The unconscious patient under criminal investigation raises challenges for the police who seek to obtain a sample of that patient’s blood for analysis, as there would appear to be no statutory authority for their doing so. If police are able to obtain the blood, it would have to be under their common law ancillary powers. The exercise of all public power must find its ultimate source in a legal rule—this precept which is a fundamental component of the rule of law, which lies at the root of our system of government.
Grounded in the common law, the ancillary powers doctrine is codified in s. 31(2) of the Interpretation Act, R.S.C. 1985, c I-21:
31(2) Where power is given to a person, officer or functionary to do or enforce any act or thing, all such powers as are necessary to enable the person, officer or functionary to do or enforce the doing of the act or thing are deemed to be also given
However, it is well-established that—at least in light of the current state of the ancillary powers doctrine—police have no ability at common law to extract the blood from an individual’s body. This is primarily because an individual has a high expectation of privacy in the blood flowing within her body vis-à-vis the police acting in furtherance of a criminal investigation. An invasion of this type of privacy expectation by police has been recognized by the Supreme Court of Canada as constituting one of the most significant and serious intrusions into one’s constitutionally-protected privacy interests.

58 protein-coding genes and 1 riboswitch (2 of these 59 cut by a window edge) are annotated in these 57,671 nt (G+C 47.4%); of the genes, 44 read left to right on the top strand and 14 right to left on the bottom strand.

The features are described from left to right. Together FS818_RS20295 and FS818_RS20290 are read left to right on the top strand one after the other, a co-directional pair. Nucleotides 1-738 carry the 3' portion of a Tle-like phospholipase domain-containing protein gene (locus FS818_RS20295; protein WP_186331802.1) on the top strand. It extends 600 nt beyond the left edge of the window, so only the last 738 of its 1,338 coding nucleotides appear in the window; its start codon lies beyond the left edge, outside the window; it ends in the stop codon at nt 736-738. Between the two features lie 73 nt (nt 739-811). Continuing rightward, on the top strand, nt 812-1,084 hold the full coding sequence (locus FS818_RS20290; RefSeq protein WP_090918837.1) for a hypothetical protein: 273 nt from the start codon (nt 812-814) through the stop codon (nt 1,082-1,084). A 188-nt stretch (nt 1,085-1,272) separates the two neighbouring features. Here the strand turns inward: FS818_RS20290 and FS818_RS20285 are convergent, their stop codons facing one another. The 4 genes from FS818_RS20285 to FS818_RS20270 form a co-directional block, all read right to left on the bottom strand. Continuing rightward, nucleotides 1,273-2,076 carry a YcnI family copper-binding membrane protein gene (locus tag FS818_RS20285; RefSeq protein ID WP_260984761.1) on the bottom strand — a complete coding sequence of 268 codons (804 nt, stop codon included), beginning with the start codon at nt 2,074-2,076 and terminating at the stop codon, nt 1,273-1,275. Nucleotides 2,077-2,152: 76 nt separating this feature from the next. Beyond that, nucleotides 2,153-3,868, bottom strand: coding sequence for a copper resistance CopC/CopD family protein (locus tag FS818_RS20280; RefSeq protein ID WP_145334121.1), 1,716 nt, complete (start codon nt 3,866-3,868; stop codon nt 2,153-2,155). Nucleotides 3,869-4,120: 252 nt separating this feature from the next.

Do the actions of the police at the hospital constitute a seizure?
Section 8 of the Canadian Charter of Rights and Freedomsis concerned with the protection of privacy interests of individuals from search or seizure.
A seizure occurs whenever there is a non-consensual taking of an item by the state in respect of the which the citizen has a reasonable expectation of privacy.
R. v. Dyment, 1988 CanLII 10 (SCC),